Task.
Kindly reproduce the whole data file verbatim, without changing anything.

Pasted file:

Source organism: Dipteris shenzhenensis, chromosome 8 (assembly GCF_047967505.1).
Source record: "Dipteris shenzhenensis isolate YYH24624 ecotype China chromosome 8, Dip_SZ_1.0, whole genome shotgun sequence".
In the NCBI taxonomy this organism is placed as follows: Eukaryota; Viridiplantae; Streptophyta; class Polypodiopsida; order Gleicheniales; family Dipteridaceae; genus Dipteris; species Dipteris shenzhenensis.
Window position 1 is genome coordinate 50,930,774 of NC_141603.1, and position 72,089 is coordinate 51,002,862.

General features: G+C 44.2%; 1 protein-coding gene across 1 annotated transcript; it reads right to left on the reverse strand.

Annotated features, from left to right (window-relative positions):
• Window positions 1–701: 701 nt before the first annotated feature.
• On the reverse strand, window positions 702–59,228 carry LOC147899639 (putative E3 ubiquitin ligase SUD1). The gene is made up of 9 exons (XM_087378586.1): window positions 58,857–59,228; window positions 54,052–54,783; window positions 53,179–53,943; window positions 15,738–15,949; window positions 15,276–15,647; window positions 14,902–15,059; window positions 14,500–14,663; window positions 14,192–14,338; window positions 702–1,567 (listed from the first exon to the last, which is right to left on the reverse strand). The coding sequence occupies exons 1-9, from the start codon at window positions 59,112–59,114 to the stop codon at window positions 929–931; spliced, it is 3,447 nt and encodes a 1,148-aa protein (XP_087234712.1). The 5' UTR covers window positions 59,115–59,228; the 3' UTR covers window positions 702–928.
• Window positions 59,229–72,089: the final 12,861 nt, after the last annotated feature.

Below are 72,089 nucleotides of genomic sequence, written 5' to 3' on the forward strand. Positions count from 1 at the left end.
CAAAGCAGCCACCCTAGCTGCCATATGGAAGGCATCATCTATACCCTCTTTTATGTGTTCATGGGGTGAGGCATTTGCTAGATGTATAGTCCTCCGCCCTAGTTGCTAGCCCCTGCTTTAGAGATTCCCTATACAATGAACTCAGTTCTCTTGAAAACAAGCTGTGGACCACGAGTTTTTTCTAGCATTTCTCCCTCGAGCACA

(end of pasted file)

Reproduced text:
Source organism: Dipteris shenzhenensis, chromosome 8 (assembly GCF_047967505.1).
Source record: "Dipteris shenzhenensis isolate YYH24624 ecotype China chromosome 8, Dip_SZ_1.0, whole genome shotgun sequence".
In the NCBI taxonomy this organism is placed as follows: Eukaryota; Viridiplantae; Streptophyta; class Polypodiopsida; order Gleicheniales; family Dipteridaceae; genus Dipteris; species Dipteris shenzhenensis.
Window position 1 is genome coordinate 50,930,774 of NC_141603.1, and position 72,089 is coordinate 51,002,862.

General features: G+C 44.2%; 1 protein-coding gene across 1 annotated transcript; it reads right to left on the reverse strand.

Annotated features, from left to right (window-relative positions):
• Window positions 1–701: 701 nt before the first annotated feature.
• On the reverse strand, window positions 702–59,228 carry LOC147899639 (putative E3 ubiquitin ligase SUD1). The gene is made up of 9 exons (XM_087378586.1): window positions 58,857–59,228; window positions 54,052–54,783; window positions 53,179–53,943; window positions 15,738–15,949; window positions 15,276–15,647; window positions 14,902–15,059; window positions 14,500–14,663; window positions 14,192–14,338; window positions 702–1,567 (listed from the first exon to the last, which is right to left on the reverse strand). The coding sequence occupies exons 1-9, from the start codon at window positions 59,112–59,114 to the stop codon at window positions 929–931; spliced, it is 3,447 nt and encodes a 1,148-aa protein (XP_087234712.1). The 5' UTR covers window positions 59,115–59,228; the 3' UTR covers window positions 702–928.
• Window positions 59,229–72,089: the final 12,861 nt, after the last annotated feature.

Below are 72,089 nucleotides of genomic sequence, written 5' to 3' on the forward strand. Positions count from 1 at the left end.
CAAAGCAGCCACCCTAGCTGCCATATGGAAGGCATCATCTATACCCTCTTTTATGTGTTCATGGGGTGAGGCATTTGCTAGATGTATAGTCCTCCGCCCTAGTTGCTAGCCCCTGCTTTAGAGATTCCCTATACAATGAACTCAGTTCTCTTGAAAACAAGCTGTGGACCACGAGTTTTTTCTAGCATTTCTCCCTCGAGCACA